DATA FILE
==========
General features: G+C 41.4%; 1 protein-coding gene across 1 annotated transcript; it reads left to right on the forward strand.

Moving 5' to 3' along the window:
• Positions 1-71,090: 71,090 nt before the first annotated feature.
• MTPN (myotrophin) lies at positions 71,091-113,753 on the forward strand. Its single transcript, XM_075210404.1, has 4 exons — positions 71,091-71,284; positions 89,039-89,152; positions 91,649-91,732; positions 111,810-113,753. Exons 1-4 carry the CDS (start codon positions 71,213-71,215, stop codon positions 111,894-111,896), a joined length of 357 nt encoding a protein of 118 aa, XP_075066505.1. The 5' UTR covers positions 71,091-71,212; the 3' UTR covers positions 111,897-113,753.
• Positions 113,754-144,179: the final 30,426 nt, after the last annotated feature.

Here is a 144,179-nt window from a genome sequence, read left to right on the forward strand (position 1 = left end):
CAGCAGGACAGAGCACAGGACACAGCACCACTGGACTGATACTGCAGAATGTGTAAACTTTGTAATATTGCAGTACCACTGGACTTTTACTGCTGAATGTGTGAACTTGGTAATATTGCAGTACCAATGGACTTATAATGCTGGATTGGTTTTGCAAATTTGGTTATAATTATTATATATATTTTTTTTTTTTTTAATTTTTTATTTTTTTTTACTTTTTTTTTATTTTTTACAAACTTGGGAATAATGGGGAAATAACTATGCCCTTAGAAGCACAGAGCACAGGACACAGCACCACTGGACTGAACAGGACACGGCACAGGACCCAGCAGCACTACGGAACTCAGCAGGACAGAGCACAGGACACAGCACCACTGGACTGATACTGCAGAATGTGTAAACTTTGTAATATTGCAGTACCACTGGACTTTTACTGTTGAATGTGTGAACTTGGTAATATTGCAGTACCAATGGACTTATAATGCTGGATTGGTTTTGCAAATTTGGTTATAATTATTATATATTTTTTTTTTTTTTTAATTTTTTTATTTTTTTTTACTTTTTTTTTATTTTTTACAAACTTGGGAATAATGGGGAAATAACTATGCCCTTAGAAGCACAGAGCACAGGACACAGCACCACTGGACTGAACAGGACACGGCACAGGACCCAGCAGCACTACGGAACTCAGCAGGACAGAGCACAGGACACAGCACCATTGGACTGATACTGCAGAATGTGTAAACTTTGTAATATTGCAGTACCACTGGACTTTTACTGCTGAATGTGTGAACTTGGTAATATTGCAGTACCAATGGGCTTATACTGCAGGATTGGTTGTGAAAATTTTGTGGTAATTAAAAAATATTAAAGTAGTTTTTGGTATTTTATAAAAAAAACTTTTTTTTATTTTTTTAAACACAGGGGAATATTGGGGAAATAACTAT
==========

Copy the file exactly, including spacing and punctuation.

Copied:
General features: G+C 41.4%; 1 protein-coding gene across 1 annotated transcript; it reads left to right on the forward strand.

Moving 5' to 3' along the window:
• Positions 1-71,090: 71,090 nt before the first annotated feature.
• MTPN (myotrophin) lies at positions 71,091-113,753 on the forward strand. Its single transcript, XM_075210404.1, has 4 exons — positions 71,091-71,284; positions 89,039-89,152; positions 91,649-91,732; positions 111,810-113,753. Exons 1-4 carry the CDS (start codon positions 71,213-71,215, stop codon positions 111,894-111,896), a joined length of 357 nt encoding a protein of 118 aa, XP_075066505.1. The 5' UTR covers positions 71,091-71,212; the 3' UTR covers positions 111,897-113,753.
• Positions 113,754-144,179: the final 30,426 nt, after the last annotated feature.

Here is a 144,179-nt window from a genome sequence, read left to right on the forward strand (position 1 = left end):
CAGCAGGACAGAGCACAGGACACAGCACCACTGGACTGATACTGCAGAATGTGTAAACTTTGTAATATTGCAGTACCACTGGACTTTTACTGCTGAATGTGTGAACTTGGTAATATTGCAGTACCAATGGACTTATAATGCTGGATTGGTTTTGCAAATTTGGTTATAATTATTATATATATTTTTTTTTTTTTTAATTTTTTATTTTTTTTTACTTTTTTTTTATTTTTTACAAACTTGGGAATAATGGGGAAATAACTATGCCCTTAGAAGCACAGAGCACAGGACACAGCACCACTGGACTGAACAGGACACGGCACAGGACCCAGCAGCACTACGGAACTCAGCAGGACAGAGCACAGGACACAGCACCACTGGACTGATACTGCAGAATGTGTAAACTTTGTAATATTGCAGTACCACTGGACTTTTACTGTTGAATGTGTGAACTTGGTAATATTGCAGTACCAATGGACTTATAATGCTGGATTGGTTTTGCAAATTTGGTTATAATTATTATATATTTTTTTTTTTTTTTAATTTTTTTATTTTTTTTTACTTTTTTTTTATTTTTTACAAACTTGGGAATAATGGGGAAATAACTATGCCCTTAGAAGCACAGAGCACAGGACACAGCACCACTGGACTGAACAGGACACGGCACAGGACCCAGCAGCACTACGGAACTCAGCAGGACAGAGCACAGGACACAGCACCATTGGACTGATACTGCAGAATGTGTAAACTTTGTAATATTGCAGTACCACTGGACTTTTACTGCTGAATGTGTGAACTTGGTAATATTGCAGTACCAATGGGCTTATACTGCAGGATTGGTTGTGAAAATTTTGTGGTAATTAAAAAATATTAAAGTAGTTTTTGGTATTTTATAAAAAAAACTTTTTTTTATTTTTTTAAACACAGGGGAATATTGGGGAAATAACTAT